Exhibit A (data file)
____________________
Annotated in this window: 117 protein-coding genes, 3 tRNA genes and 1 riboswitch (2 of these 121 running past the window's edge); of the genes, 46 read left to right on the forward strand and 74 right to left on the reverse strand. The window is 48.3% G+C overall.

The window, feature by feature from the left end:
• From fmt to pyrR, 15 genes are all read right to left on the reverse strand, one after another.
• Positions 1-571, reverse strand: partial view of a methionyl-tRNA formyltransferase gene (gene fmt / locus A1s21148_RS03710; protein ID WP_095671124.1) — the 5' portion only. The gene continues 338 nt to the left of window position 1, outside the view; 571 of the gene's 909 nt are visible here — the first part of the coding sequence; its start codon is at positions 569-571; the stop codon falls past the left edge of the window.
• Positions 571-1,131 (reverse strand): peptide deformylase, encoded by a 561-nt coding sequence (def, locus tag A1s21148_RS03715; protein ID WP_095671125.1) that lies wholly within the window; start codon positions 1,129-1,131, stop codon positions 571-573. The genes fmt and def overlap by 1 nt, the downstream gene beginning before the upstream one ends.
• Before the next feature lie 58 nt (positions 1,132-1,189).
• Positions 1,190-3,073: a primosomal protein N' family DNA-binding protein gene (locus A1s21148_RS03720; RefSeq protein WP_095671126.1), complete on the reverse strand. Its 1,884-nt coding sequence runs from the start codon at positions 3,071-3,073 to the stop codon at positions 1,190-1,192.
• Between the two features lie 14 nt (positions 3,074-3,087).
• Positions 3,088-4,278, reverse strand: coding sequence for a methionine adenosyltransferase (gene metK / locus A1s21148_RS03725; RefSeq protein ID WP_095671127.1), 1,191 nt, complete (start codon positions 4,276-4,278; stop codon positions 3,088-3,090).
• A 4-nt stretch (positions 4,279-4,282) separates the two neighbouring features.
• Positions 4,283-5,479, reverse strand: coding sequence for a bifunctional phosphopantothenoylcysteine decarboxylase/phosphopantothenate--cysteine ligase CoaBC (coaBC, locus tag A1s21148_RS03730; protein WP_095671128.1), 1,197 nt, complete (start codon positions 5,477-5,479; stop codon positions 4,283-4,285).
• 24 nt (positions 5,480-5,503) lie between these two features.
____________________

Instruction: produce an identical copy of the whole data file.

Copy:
Annotated in this window: 117 protein-coding genes, 3 tRNA genes and 1 riboswitch (2 of these 121 running past the window's edge); of the genes, 46 read left to right on the forward strand and 74 right to left on the reverse strand. The window is 48.3% G+C overall.

The window, feature by feature from the left end:
• From fmt to pyrR, 15 genes are all read right to left on the reverse strand, one after another.
• Positions 1-571, reverse strand: partial view of a methionyl-tRNA formyltransferase gene (gene fmt / locus A1s21148_RS03710; protein ID WP_095671124.1) — the 5' portion only. The gene continues 338 nt to the left of window position 1, outside the view; 571 of the gene's 909 nt are visible here — the first part of the coding sequence; its start codon is at positions 569-571; the stop codon falls past the left edge of the window.
• Positions 571-1,131 (reverse strand): peptide deformylase, encoded by a 561-nt coding sequence (def, locus tag A1s21148_RS03715; protein ID WP_095671125.1) that lies wholly within the window; start codon positions 1,129-1,131, stop codon positions 571-573. The genes fmt and def overlap by 1 nt, the downstream gene beginning before the upstream one ends.
• Before the next feature lie 58 nt (positions 1,132-1,189).
• Positions 1,190-3,073: a primosomal protein N' family DNA-binding protein gene (locus A1s21148_RS03720; RefSeq protein WP_095671126.1), complete on the reverse strand. Its 1,884-nt coding sequence runs from the start codon at positions 3,071-3,073 to the stop codon at positions 1,190-1,192.
• Between the two features lie 14 nt (positions 3,074-3,087).
• Positions 3,088-4,278, reverse strand: coding sequence for a methionine adenosyltransferase (gene metK / locus A1s21148_RS03725; RefSeq protein ID WP_095671127.1), 1,191 nt, complete (start codon positions 4,276-4,278; stop codon positions 3,088-3,090).
• A 4-nt stretch (positions 4,279-4,282) separates the two neighbouring features.
• Positions 4,283-5,479, reverse strand: coding sequence for a bifunctional phosphopantothenoylcysteine decarboxylase/phosphopantothenate--cysteine ligase CoaBC (coaBC, locus tag A1s21148_RS03730; protein WP_095671128.1), 1,197 nt, complete (start codon positions 5,477-5,479; stop codon positions 4,283-4,285).
• 24 nt (positions 5,480-5,503) lie between these two features.